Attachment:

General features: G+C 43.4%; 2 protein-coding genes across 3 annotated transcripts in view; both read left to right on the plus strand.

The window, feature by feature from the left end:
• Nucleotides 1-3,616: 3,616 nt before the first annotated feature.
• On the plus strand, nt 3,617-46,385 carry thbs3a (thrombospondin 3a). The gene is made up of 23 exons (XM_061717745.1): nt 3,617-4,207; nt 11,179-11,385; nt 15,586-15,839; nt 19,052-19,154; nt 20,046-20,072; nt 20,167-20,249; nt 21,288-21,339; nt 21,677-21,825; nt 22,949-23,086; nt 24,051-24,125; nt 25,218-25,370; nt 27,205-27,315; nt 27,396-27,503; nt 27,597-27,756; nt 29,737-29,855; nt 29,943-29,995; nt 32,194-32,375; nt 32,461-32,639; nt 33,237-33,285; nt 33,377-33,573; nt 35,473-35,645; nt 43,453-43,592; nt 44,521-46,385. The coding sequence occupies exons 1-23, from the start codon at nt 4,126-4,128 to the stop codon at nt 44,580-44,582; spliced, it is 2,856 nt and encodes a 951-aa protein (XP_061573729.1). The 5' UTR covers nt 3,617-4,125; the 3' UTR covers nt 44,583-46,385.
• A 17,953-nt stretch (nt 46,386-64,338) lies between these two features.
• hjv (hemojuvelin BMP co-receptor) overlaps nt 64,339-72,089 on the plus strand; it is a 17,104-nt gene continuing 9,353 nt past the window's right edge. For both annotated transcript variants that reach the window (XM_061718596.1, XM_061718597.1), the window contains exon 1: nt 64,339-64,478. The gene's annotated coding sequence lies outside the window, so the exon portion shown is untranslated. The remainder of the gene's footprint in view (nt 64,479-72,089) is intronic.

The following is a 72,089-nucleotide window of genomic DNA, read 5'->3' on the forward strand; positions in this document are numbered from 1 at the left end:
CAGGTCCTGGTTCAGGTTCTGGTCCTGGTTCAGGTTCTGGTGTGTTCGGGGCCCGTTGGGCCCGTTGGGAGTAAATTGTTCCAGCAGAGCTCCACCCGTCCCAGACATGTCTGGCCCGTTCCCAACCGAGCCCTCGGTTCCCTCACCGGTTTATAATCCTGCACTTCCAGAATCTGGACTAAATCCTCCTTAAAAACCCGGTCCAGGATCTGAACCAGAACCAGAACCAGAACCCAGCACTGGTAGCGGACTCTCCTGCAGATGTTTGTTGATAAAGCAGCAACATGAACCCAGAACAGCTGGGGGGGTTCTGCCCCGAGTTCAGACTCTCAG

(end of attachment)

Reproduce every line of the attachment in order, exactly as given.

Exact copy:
General features: G+C 43.4%; 2 protein-coding genes across 3 annotated transcripts in view; both read left to right on the plus strand.

The window, feature by feature from the left end:
• Nucleotides 1-3,616: 3,616 nt before the first annotated feature.
• On the plus strand, nt 3,617-46,385 carry thbs3a (thrombospondin 3a). The gene is made up of 23 exons (XM_061717745.1): nt 3,617-4,207; nt 11,179-11,385; nt 15,586-15,839; nt 19,052-19,154; nt 20,046-20,072; nt 20,167-20,249; nt 21,288-21,339; nt 21,677-21,825; nt 22,949-23,086; nt 24,051-24,125; nt 25,218-25,370; nt 27,205-27,315; nt 27,396-27,503; nt 27,597-27,756; nt 29,737-29,855; nt 29,943-29,995; nt 32,194-32,375; nt 32,461-32,639; nt 33,237-33,285; nt 33,377-33,573; nt 35,473-35,645; nt 43,453-43,592; nt 44,521-46,385. The coding sequence occupies exons 1-23, from the start codon at nt 4,126-4,128 to the stop codon at nt 44,580-44,582; spliced, it is 2,856 nt and encodes a 951-aa protein (XP_061573729.1). The 5' UTR covers nt 3,617-4,125; the 3' UTR covers nt 44,583-46,385.
• A 17,953-nt stretch (nt 46,386-64,338) lies between these two features.
• hjv (hemojuvelin BMP co-receptor) overlaps nt 64,339-72,089 on the plus strand; it is a 17,104-nt gene continuing 9,353 nt past the window's right edge. For both annotated transcript variants that reach the window (XM_061718596.1, XM_061718597.1), the window contains exon 1: nt 64,339-64,478. The gene's annotated coding sequence lies outside the window, so the exon portion shown is untranslated. The remainder of the gene's footprint in view (nt 64,479-72,089) is intronic.

The following is a 72,089-nucleotide window of genomic DNA, read 5'->3' on the forward strand; positions in this document are numbered from 1 at the left end:
CAGGTCCTGGTTCAGGTTCTGGTCCTGGTTCAGGTTCTGGTGTGTTCGGGGCCCGTTGGGCCCGTTGGGAGTAAATTGTTCCAGCAGAGCTCCACCCGTCCCAGACATGTCTGGCCCGTTCCCAACCGAGCCCTCGGTTCCCTCACCGGTTTATAATCCTGCACTTCCAGAATCTGGACTAAATCCTCCTTAAAAACCCGGTCCAGGATCTGAACCAGAACCAGAACCAGAACCCAGCACTGGTAGCGGACTCTCCTGCAGATGTTTGTTGATAAAGCAGCAACATGAACCCAGAACAGCTGGGGGGGTTCTGCCCCGAGTTCAGACTCTCAG